Date: Mon, 11 Sep 1995 15:42:51 EDT


Subject: nuclear

May I respectfully suggest to all you linguistic scholars our there that you

consult Merrian Webster's Dictionary of English Usage--available at about

$20..00 per copy --for well-informed, data-supported, non-anecdotal inform-

ation about such matters as the variant pronunciations of _nuclear_, .

OK, so this linguistic scholar consulted (a bit tricky, since the Yale library

system has not seen fit to order a copy of M W's D of E U) and read its well-

informed, data-supported, non-anecdotal entry for 'nuclear', from which I

learned that speakers who pronounce it 'nucular' "have succumbed to the gravi-

tational tug of a far more prevalent pattern" of words ending in -cular

('particular', 'spectacular', 'vernacular', etc.). Gee, I could have sworn

that's what I had mumbled (anecdotally). I'm not sure what makes Merriam-

Webster's opinion more 'well-informed', 'data-supported', or 'non-anecdotal'

than mine, but I am forced to admit that "succumbing to the gravitational tug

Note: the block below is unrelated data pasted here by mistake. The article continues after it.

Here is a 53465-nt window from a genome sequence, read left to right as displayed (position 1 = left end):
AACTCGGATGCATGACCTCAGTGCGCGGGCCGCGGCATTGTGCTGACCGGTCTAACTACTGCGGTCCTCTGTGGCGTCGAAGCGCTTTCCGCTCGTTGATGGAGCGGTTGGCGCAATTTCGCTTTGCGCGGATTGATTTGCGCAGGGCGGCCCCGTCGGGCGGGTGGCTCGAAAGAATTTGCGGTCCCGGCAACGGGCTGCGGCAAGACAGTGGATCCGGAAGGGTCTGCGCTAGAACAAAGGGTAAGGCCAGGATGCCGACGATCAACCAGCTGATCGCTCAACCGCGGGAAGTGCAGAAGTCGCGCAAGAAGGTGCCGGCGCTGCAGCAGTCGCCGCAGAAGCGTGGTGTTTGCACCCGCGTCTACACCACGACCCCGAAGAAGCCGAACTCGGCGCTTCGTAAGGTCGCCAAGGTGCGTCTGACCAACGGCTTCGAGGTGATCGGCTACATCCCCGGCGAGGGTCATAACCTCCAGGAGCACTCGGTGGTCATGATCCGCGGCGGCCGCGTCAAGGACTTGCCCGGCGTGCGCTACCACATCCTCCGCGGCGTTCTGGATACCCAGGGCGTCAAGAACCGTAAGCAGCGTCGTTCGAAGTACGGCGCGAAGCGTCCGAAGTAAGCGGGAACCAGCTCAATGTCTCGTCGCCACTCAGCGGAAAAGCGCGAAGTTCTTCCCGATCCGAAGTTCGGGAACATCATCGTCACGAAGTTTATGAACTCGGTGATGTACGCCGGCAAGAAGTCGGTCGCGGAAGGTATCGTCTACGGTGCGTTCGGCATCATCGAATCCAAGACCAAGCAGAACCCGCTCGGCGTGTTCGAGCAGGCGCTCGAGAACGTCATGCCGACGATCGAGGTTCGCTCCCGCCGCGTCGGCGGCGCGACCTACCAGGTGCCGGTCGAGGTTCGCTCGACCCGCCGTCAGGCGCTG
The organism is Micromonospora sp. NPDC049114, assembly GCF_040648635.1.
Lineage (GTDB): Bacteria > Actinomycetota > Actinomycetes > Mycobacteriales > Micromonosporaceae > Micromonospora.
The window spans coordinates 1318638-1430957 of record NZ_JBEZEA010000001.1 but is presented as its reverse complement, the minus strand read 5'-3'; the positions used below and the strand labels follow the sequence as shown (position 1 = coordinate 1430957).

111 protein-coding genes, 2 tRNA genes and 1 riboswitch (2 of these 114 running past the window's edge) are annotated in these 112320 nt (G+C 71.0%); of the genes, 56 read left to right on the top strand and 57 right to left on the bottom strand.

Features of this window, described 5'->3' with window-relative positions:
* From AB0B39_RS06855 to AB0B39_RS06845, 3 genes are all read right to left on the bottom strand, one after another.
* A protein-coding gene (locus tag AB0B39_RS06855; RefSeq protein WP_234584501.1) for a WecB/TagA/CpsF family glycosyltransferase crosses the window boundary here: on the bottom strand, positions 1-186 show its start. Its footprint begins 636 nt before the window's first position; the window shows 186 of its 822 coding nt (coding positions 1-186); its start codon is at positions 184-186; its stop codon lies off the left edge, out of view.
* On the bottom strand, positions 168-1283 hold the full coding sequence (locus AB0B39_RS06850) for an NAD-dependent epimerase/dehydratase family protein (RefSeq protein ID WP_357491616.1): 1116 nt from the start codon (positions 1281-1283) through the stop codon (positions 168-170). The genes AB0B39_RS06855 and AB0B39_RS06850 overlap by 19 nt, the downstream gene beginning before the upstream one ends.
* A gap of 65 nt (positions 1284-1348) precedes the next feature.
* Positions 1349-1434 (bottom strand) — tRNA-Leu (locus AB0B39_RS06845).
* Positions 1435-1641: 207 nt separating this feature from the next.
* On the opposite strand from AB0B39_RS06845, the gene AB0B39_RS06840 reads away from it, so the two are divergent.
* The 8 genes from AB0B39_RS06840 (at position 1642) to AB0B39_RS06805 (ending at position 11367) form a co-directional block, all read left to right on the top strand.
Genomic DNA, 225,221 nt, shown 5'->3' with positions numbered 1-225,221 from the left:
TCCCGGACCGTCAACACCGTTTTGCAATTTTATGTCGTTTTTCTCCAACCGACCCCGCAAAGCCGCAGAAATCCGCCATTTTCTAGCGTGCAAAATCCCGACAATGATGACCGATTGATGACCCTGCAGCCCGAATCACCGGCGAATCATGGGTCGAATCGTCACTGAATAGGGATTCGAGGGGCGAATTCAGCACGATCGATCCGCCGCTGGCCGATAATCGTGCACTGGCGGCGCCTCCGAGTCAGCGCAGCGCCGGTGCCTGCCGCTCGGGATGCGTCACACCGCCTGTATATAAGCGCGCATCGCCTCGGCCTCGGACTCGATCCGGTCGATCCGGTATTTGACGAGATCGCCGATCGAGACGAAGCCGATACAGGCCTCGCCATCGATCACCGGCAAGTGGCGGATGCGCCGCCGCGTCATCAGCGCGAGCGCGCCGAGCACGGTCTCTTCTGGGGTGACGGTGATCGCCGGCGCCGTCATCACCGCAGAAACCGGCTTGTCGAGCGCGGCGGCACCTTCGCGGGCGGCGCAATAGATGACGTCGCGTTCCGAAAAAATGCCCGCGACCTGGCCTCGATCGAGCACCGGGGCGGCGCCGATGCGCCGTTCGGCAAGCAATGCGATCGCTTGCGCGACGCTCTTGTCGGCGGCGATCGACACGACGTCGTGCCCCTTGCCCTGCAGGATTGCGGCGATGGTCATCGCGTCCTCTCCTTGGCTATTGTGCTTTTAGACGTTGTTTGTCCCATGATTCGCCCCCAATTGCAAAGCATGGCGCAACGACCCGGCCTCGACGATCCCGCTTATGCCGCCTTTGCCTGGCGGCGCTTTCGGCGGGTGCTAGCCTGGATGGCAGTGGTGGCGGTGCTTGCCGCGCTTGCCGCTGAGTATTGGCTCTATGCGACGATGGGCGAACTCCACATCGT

of a far more prevalent pattern" certainly SOUNDS more impressive than "analo-

gizing that particular adjective [nuclear] to others with the relatively pre-

valent -(c)ular ending". Unlike my posting, M-W's D of E U does give other in-

stances of the same analogic--oops, sorry, GRAVITATIONAL--reasoning, including

'similar' pronounced 'simular' (gravitating toward 'cellular', 'angular',

'fabulous'), which I find not entirely convincing (I suspect the existence of

'simulate' might be involved as well), and 'nuptual' (tugged toward 'con-

ceptual', although I'd have thought 'actual', 'factual' would be stronger

forces). Oh, and 'jewlery' and 'relator' are both listed as (equally) non-

standard metatheses, which I assume doesn't imply that they're equally

frequent. No data cited anywhere along the way, as far as I can tell, but

interesting reading on the level of (dare I say) anecdotal speculation.